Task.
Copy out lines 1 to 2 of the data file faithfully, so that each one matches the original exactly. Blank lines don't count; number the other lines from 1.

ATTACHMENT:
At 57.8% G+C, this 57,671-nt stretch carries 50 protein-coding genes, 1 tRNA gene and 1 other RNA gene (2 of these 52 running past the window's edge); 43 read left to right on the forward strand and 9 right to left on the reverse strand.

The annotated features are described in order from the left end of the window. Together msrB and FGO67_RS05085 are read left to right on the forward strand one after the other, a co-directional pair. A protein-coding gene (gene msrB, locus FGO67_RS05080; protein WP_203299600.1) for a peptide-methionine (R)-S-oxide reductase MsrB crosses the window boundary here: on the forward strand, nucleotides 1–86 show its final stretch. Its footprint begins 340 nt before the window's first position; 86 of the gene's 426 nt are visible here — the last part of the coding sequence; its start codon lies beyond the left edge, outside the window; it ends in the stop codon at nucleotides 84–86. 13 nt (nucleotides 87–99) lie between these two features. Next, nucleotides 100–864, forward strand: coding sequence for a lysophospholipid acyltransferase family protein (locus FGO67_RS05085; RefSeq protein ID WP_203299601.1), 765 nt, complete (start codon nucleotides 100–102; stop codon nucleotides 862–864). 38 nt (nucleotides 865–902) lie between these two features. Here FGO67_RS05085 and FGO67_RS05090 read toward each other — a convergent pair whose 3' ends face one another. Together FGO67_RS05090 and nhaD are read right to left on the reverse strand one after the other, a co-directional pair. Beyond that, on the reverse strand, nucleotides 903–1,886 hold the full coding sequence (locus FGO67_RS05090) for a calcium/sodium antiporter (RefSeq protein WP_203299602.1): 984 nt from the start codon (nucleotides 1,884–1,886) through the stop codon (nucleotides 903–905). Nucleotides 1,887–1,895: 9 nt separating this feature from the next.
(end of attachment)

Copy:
At 57.8% G+C, this 57,671-nt stretch carries 50 protein-coding genes, 1 tRNA gene and 1 other RNA gene (2 of these 52 running past the window's edge); 43 read left to right on the forward strand and 9 right to left on the reverse strand.

The annotated features are described in order from the left end of the window. Together msrB and FGO67_RS05085 are read left to right on the forward strand one after the other, a co-directional pair. A protein-coding gene (gene msrB, locus FGO67_RS05080; protein WP_203299600.1) for a peptide-methionine (R)-S-oxide reductase MsrB crosses the window boundary here: on the forward strand, nucleotides 1–86 show its final stretch. Its footprint begins 340 nt before the window's first position; 86 of the gene's 426 nt are visible here — the last part of the coding sequence; its start codon lies beyond the left edge, outside the window; it ends in the stop codon at nucleotides 84–86. 13 nt (nucleotides 87–99) lie between these two features. Next, nucleotides 100–864, forward strand: coding sequence for a lysophospholipid acyltransferase family protein (locus FGO67_RS05085; RefSeq protein ID WP_203299601.1), 765 nt, complete (start codon nucleotides 100–102; stop codon nucleotides 862–864). 38 nt (nucleotides 865–902) lie between these two features. Here FGO67_RS05085 and FGO67_RS05090 read toward each other — a convergent pair whose 3' ends face one another. Together FGO67_RS05090 and nhaD are read right to left on the reverse strand one after the other, a co-directional pair. Beyond that, on the reverse strand, nucleotides 903–1,886 hold the full coding sequence (locus FGO67_RS05090) for a calcium/sodium antiporter (RefSeq protein WP_203299602.1): 984 nt from the start codon (nucleotides 1,884–1,886) through the stop codon (nucleotides 903–905). Nucleotides 1,887–1,895: 9 nt separating this feature from the next.